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Civil Rights Timeline

By ls18514
  • Plessy v. Ferguson

    Plessy v. Ferguson
    This court case was significant because it claimed that "separate but equal" public facilities were constitutional. Since this was ruled by the Supreme Court, these public facilities were affected everywhere. Plessy was a man that was 1/8th black and he lost the trial since he was black.
  • Brown v. Board of Education

    Brown v. Board of Education
    This was a Supreme Court case that declared the desegregation of the schools and overturned the Plessy v. Ferguson ruling. They claimed that separate educational facilities, between blacks and whites, were unconstitutional and unequal.
  • The Murder of Emmett Till

    The Murder of Emmett Till
    The murder of Emmett Till was a wake up call for America, after his mutilated face was posted on every newstand in America, this angered African Americans, but most of them stayed peaceful during their protests. They remained united and strong. They left the casket open in order for people to see what they did to him.
  • Montgomery Bus Boycott

    Montgomery Bus Boycott
    After Rosa Parks, a member of the NAACP, decided to remain in her seat after being demanded by a white man to move, this resulted in the bus boycotts. The Montgomery Bus Boycotts were very significant because most of the people that rode the bus (40,000-50,000) were African Americans. This led to integration of the buses since many bus companies were losing money.
  • Little Rock School Desegregation

    Little Rock School Desegregation
    The Little Rock nine was such a peaceful group, after integration of the schools was passed in 1954, the students were finally able to go to school in 1957. Although many white Americans were outraged and screamed death threats, the White House sent the National Guard in order to protect them. This showed that the kids were civil and simply wanted to go to school peacefully.
  • Sit-ins in Greensboro/Nashville

    Sit-ins in Greensboro/Nashville
    Many African-Americans wanted to sit in the same restaurants as whites so they strategically planned "sit ins" in order to fight for these rights. After somebody was arrested, more people went in the restaurant to sit in as well. This was significant because this showed that they were trying to be as civil as possible.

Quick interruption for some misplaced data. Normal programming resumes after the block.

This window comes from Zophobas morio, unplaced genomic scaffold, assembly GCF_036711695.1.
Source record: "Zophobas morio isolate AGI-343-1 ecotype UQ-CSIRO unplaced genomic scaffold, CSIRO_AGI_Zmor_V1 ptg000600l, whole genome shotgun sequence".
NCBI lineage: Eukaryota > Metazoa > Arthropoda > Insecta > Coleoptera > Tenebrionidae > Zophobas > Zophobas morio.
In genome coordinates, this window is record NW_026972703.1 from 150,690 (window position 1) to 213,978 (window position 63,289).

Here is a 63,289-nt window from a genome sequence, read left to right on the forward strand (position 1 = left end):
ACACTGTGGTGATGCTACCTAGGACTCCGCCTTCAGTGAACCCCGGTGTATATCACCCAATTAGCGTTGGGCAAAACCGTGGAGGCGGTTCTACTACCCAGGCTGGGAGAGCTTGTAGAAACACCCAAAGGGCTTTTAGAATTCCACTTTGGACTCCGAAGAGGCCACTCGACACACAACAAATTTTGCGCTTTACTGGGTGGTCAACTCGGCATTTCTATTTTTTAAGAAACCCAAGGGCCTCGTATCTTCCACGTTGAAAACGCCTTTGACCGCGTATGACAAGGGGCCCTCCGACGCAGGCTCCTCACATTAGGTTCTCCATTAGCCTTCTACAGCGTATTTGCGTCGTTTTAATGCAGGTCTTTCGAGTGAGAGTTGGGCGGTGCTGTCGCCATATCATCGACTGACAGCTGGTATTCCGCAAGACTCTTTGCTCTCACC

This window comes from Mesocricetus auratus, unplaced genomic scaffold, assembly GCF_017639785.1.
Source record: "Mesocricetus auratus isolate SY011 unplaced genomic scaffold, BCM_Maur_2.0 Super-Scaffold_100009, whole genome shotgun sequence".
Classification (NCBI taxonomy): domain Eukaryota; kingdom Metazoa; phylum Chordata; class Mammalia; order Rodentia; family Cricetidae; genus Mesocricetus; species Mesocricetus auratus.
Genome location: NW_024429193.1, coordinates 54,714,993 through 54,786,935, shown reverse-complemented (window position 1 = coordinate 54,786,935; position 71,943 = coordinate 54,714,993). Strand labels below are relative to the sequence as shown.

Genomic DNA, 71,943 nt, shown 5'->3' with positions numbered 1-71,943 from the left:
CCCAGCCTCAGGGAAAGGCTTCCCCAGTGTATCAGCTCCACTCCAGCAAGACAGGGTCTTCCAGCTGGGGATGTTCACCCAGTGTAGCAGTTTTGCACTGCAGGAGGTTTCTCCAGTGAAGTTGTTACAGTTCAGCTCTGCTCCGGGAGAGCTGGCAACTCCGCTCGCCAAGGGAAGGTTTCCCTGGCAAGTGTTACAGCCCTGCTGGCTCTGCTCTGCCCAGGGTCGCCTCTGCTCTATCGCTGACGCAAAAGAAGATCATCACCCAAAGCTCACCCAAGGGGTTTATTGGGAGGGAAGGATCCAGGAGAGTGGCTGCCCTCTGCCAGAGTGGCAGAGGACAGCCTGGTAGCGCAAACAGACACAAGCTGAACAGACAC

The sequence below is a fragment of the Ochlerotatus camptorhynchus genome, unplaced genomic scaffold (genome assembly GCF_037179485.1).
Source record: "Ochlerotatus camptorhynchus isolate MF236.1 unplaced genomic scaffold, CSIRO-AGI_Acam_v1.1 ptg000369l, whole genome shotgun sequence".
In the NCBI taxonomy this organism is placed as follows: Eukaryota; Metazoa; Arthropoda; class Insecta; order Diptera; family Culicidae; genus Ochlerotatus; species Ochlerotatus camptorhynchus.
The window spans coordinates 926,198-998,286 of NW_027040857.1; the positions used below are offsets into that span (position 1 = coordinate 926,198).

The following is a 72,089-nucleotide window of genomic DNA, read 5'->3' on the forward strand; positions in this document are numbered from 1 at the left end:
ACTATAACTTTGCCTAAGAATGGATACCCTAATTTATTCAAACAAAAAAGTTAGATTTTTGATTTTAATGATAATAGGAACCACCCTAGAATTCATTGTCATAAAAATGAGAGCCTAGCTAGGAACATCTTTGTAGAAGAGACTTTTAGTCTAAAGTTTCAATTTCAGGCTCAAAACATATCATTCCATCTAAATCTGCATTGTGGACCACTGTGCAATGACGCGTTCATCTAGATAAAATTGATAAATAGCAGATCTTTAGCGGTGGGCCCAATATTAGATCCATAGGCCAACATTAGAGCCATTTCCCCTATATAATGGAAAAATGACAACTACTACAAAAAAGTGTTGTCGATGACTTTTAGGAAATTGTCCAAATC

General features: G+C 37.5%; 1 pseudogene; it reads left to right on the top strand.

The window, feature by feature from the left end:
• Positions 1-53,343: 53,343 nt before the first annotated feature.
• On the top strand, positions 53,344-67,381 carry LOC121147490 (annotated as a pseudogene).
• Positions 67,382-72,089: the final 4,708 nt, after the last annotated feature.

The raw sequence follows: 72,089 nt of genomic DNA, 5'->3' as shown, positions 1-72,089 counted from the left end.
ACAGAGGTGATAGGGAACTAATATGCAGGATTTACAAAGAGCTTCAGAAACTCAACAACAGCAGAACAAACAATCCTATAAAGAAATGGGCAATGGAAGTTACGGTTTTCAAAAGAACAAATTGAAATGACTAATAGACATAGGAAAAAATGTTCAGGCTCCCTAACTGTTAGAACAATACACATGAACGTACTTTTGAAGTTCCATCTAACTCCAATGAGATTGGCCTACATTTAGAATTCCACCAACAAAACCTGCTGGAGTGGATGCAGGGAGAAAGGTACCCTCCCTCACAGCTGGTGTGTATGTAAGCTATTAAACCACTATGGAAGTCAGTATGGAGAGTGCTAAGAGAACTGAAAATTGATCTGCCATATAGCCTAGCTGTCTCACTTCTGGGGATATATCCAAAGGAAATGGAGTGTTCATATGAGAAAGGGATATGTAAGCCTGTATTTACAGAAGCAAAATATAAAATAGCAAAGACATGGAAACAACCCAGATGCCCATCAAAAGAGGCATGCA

• March on Birmingham

    March on Birmingham
    Many students got out of school in order to protest for the segregation in the city. The Alabama police came and sprayed African-Americans with fire hoses, they also released police dogs that were trained to attack. This shut down the city since many African-Americans refused to buy anything. This event was aired on television and made headlines all over the world.
  • March on Washington

    March on Washington
    The March on Washington called for civil and economic rights for African American citizens. It was estimated that around 200,000 to 300,000 people went to march. Martin Luther King Jr. and John Lewis spoke as well. This was significant because after the march, an African-American church was bombed in Birmingham and killed four girls in the process. This made African-Americans angry but they simply accepted it and sang "we shall overcome."
  • Civil Rights Act of 1964

    Civil Rights Act of 1964
    The Civil Rights Act of 1964 outlawed discrimination against racial, ethnic, national and religious minorities, and women. This was significant because this is when full integration finally began to take place.
  • Voting Rights Act of 1965

    Voting Rights Act of 1965
    This Civil Rights act outlawed discrimination against African-Americans and the process of voting. This was signed into law by Lyndon B. Johnson, who also signed the Civil Rights Act of 1964.
  • Martin Luther King Jr. is Assassinated

    Martin Luther King Jr. is Assassinated
    Martin Luther King Jr was staying in Memphis, Tennessee in order to support the African-American sanitation works. He was standing on the balcony at 6:01 and was assassinated. After Martin Luther King Jr. was shot he needed to have emergency heart surgery. He was later pronounced dead on April 4, 1968.